Somali Pirates Are Back?

After an almost five-year hiatus, Somali pirates are back.  On March 13, a dozen armed Somali pirates attacked and successfully hijacked a commercial oil tanker, Aris 13, which had been carrying fuel from Djibouti to Mogadishu.  The tanker is now apparently docked in the coastal Somali town of Xabo, and the pirates are beginning to negotiate a ransom payment in exchange for releasing the hijacked crew.  This attack underscores that the Somali piracy threat is real and that it can resurface at any time- and particularly, if “western” countries let their anti-piracy guard down.

Piracy attacks off the coast of Somalia skyrocketed between 2008-2011, when the maritime community witnessed hundreds of attacks per year.  In 2011, the world community experienced a total of 151 piracy attacks (down to just 17 in 2015).  Attacks in this region were fueled by several factors, including the fact that Somali coast, and in particular the Gulf of Aden, are a commonly used shipping route from Europe to Asia, that most commercial vessels sailed unarmed and unprotected and were thus easy targets, that shipping companies, and at times countries, seemed willing to pay multi-million dollar ransoms, and that Somalia has been a lawless country where pirates can freely dock their ships and hold their victims while awaiting ransom.  The first factor (geography) as well as the last (lawlessness in Somalia) have not changed until today.  What had changed and contributed significantly toward the decrease of piracy attacks were enhanced anti-piracy efforts by maritime nations, which have included the presence of armed guards onboard commercial vessels, as well as more careful routing of vessels, to avoid sailing too close to the Somali coast.  In addition, several maritime nations as well as NATO launched anti-piracy operations in the region (NATO Operation Ocean Shield), which were able to successfully deter attacks.  As I, and others, have written before, Somali piracy has always been a crime of opportunity fueled by poverty in Somalia and the ease at which piracy attacks were successfully executed, at least in the beginning of the modern-day piracy era.  With increased maritime surveillance and anti-piracy operations in the region and armed guards onboard vessels, Somali pirates halted their operations and apparently re-routed their efforts toward more lucrative endeavors such as arms trafficking.  But they did not go away and instead waited for the opportunity to resume piratical attacks off the coast of Somalia.

This opportunity to resume may have come now.  In December 2016, NATO officials announced that anti-piracy operations, which had been extremely successful, were no longer necessary as piracy attacks seemed to have practically disappeared.  Some shipping companies may have become less vigilant in their routing, allowing ships to sail closer to the Somali coast (as was the case of Aris 13), and some may have ceased using expensive armed guards (Aris 13 was not protected by armed guards).  According to a maritime industry analyst, today only about 35-40 per cent of ships have armed guards on board.  Thus, the perfect piracy opportunity may have arisen again and Somali pirates seized upon it.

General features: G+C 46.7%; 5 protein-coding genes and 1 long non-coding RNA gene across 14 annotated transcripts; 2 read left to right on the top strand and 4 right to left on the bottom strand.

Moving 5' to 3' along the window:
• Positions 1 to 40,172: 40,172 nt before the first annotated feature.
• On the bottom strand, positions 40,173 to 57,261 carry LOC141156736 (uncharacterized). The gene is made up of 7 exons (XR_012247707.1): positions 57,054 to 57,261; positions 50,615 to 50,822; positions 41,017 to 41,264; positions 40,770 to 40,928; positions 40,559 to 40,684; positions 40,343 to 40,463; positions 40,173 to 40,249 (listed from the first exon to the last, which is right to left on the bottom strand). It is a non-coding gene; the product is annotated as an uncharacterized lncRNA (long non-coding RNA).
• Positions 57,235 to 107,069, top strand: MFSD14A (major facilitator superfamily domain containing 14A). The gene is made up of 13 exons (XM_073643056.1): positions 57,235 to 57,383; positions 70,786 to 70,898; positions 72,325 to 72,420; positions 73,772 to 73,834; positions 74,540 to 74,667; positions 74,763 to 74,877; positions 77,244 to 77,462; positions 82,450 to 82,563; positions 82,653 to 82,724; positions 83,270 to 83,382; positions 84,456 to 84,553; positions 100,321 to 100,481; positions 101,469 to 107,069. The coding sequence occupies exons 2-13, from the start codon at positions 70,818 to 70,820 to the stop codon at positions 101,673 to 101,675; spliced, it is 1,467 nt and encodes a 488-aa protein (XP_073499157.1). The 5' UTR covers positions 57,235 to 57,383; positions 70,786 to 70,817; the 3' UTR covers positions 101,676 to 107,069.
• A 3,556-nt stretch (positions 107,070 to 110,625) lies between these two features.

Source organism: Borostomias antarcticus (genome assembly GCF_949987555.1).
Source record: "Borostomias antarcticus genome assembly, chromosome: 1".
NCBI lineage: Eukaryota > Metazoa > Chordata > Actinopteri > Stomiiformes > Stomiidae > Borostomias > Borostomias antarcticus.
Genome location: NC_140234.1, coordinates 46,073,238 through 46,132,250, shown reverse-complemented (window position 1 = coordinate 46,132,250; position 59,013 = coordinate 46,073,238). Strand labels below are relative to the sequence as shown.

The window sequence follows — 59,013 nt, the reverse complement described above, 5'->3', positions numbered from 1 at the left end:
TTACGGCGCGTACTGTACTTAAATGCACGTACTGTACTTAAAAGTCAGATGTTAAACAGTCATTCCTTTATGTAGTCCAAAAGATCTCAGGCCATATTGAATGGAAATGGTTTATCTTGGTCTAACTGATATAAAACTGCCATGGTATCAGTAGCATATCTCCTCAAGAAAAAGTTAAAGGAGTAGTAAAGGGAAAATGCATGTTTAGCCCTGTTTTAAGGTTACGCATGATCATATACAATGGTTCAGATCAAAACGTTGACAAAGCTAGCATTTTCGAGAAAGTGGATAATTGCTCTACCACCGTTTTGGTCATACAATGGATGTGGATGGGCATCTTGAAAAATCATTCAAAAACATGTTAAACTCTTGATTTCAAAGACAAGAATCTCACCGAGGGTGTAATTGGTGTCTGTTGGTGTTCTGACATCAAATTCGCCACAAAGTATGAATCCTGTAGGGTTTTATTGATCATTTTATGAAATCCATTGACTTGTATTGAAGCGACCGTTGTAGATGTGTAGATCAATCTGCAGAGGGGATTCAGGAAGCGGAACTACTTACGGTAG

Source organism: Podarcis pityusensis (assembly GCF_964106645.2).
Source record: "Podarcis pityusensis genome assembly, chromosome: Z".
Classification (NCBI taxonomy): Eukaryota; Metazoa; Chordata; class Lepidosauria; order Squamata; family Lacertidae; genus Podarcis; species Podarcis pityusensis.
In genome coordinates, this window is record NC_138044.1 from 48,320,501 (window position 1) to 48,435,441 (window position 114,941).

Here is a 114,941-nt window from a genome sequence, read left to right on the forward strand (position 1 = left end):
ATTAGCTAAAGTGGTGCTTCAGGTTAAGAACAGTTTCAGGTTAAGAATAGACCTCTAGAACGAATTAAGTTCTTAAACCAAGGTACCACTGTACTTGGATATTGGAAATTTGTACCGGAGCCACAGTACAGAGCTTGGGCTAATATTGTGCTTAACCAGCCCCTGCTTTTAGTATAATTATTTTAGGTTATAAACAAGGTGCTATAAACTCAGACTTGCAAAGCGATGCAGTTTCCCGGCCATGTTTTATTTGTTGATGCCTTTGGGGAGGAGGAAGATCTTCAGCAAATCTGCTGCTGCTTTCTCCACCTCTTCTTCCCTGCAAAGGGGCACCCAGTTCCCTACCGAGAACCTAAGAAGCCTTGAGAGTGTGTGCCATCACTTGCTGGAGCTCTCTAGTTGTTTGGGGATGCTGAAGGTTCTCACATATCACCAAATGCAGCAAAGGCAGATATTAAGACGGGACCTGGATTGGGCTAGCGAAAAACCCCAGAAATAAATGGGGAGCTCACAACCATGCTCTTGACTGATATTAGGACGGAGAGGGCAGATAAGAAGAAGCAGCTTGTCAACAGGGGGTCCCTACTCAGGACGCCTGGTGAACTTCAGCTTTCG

This attack’s modus operandi is identical to the previous piracy model, where pirates go after unprotected commercial vessels sailing close to the Somali shore and hijack the vessel and its crew, in order to demand a multi-million dollar ransom.  In the present hijacking of Aris 13, the cargo (fuel) may be of additional value to the pirates as it can be somewhat easily resold on the black market.  In fact, hijacking oil tankers with the purpose of reselling the fuel has been the more specific modus operandi of Gulf of Guinea pirates, whose focus seemed to be less on hijacking crew members for ransom and more on the value of stolen cargo.  Somali pirates seem to be back – having perhaps learned from their West Africa counterparts that cargo can be valuable too – and the international community may have to re-engage in serious anti-piracy efforts, to ensure that piracy does not re-fluorish in 2017.

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About Milena Sterio
Milena Sterio is a law professor at the Cleveland-Marshall College of Law, where she teaches and specializes in International Law, International Criminal Law, Maritime Piracy, and Human Rights.

2 Responses to Somali Pirates Are Back?

  1. Pingback: Professor Sterio Publishes Blog Post on Return of Somali Pirates | CM Law Faculty

  2. It took almost five years, but the hijacking was not of large crude oil tanker in the Arabian Sea but a small coastal tanker 14 miles from shore.
    It is not sure that the incident is an indication of that Somali piracy on the high seas will return.

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